Betsy DeVos is a horrible education secretary — that is, if you believe almost everything you read and hear from the mainstream media.
Or … maybe we’re getting only part of the story.
DeVos is a Republican and filthy rich, which are two quick strikes against her. She has no background in public education, and is not a fan of the way the department has been running. Bureaucratic changes in a new direction tend to drive liberal politicians and some “professional educators” nuts.
She favors school choice and vouchers, which are as welcome to her detractors as poison ivy. She doesn’t think Common Core is the Bible for education standards in America, and holds the radical and unenlightened view that the folks in states and local districts are smarter than the federal government when it comes to educating kids.
DeVos is a female version of former Education Secretary William Bennett, who during the Reagan Administration turned the education establishment on its ear with his list of reforms. The media commentators were not kind to him, either.
One Idaho professional who likes DeVos — and likes her a lot — is Idaho Superintendent Sherri Ybarra. She attended an education conference a few weeks ago in Washington, and had a chance to meet face-to-face with the new education secretary and listen to her views.
“I liked her from the minute she talked about her belief in flexibility and stability in education,” Ybarra told me. “I liked her even more when she said that it’s time for the Education Department to get out of the way and let us do our jobs.”
Ybarra is not surprised about the negative media coverage. “To be blunt, and I speak from experience, the media believes in big government and they tell only half the story. They’re not giving her a chance. The media talks about programs that are zeroed out of the budget, but what they don’t say is money will be diverted to other areas, while giving schools flexibility to use money for programs that are working.”
Ybarra describes DeVos as supportive. “I have a connection with her. I like her honesty, I like her kindness and I like that she’s always going to keep kids at the forefront.”
Ybarra also knows a thing or two about negative media coverage. She ran for office three years ago with no political experience and had no background in running a state office when she was elected to the position. She was roundly criticized for keeping her initial budget presentation “too short” and some left-leaning commentators declared she was unqualified to serve as the state superintendent. DeVos is hearing much of the same talk.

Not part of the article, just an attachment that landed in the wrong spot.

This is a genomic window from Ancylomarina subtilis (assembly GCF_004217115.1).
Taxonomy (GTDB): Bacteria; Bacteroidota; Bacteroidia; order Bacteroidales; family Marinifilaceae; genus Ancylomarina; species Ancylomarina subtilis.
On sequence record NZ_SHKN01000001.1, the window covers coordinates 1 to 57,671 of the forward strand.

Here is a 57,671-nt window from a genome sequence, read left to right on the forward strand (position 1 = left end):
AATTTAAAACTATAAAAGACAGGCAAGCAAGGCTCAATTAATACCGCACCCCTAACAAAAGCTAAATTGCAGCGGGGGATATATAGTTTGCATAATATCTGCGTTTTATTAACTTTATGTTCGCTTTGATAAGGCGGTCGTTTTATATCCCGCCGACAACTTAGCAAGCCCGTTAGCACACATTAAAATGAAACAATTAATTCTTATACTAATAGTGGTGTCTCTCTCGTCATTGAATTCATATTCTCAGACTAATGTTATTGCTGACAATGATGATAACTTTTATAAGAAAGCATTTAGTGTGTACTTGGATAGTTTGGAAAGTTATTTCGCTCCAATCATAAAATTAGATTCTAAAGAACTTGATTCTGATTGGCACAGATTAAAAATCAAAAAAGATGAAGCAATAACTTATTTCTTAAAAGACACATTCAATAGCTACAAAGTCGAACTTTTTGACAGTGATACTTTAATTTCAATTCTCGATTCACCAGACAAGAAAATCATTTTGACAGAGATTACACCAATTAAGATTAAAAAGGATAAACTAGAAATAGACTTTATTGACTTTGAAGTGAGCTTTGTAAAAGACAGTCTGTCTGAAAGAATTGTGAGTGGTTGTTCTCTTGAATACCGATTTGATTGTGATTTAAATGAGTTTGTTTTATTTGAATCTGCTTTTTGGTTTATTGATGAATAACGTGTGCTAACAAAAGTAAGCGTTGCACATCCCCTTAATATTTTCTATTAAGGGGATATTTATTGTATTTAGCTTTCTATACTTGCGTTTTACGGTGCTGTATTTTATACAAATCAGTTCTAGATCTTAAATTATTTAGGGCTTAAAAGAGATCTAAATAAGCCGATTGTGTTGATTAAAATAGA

“I went through exactly what she’s going through,” Ybarra says. “I’ve told my team, ‘Look at her, she’s telling my story almost verbatim.’”
Most of the negative chatter about Ybarra went away fairly quickly. She surrounded herself with smart people, presented sensible initiatives on standards and — yes — added some length and substance to her budget presentations. Moreover, she has accomplished what she set out to do, without turning the office into a political firestorm.
On standards, she said, “We made changes the Idaho way. We are teaching the Idaho content standards, not the Common Core standards. I put together a parent advisory council as I said I would, because I want parents to be at the table while we’re making these decisions, and not after a decision has been made.”
In DeVos, Ybarra says, “she’s striking the right keys talking about flexibility and how she was not going to play in that political arena. Finally, we have somebody who is talking about kids, and not politics. One thing I liked was when she told us, ‘If your consolidated plan looks like Florida’s or Vermont’s, and the rest of the nation, you are not being very innovative, are you?’”
Ybarra has reservations about vouchers and how they would work in small towns in Idaho, which do not have many education options aside from public schools. She’ll be watching developments on that issue closely.
But in the big picture, Ybarra says, DeVos will be fine as the education secretary. Contrary to what the critics are saying, Ybarra thinks DeVos’ focus and heart are in the right place.
Chuck Malloy, a longtime Idaho journalist, is a columnist with Idaho Politics Weekly and an editorial writer with the Idaho Press-Tribune. He may be reached at firstname.lastname@example.org.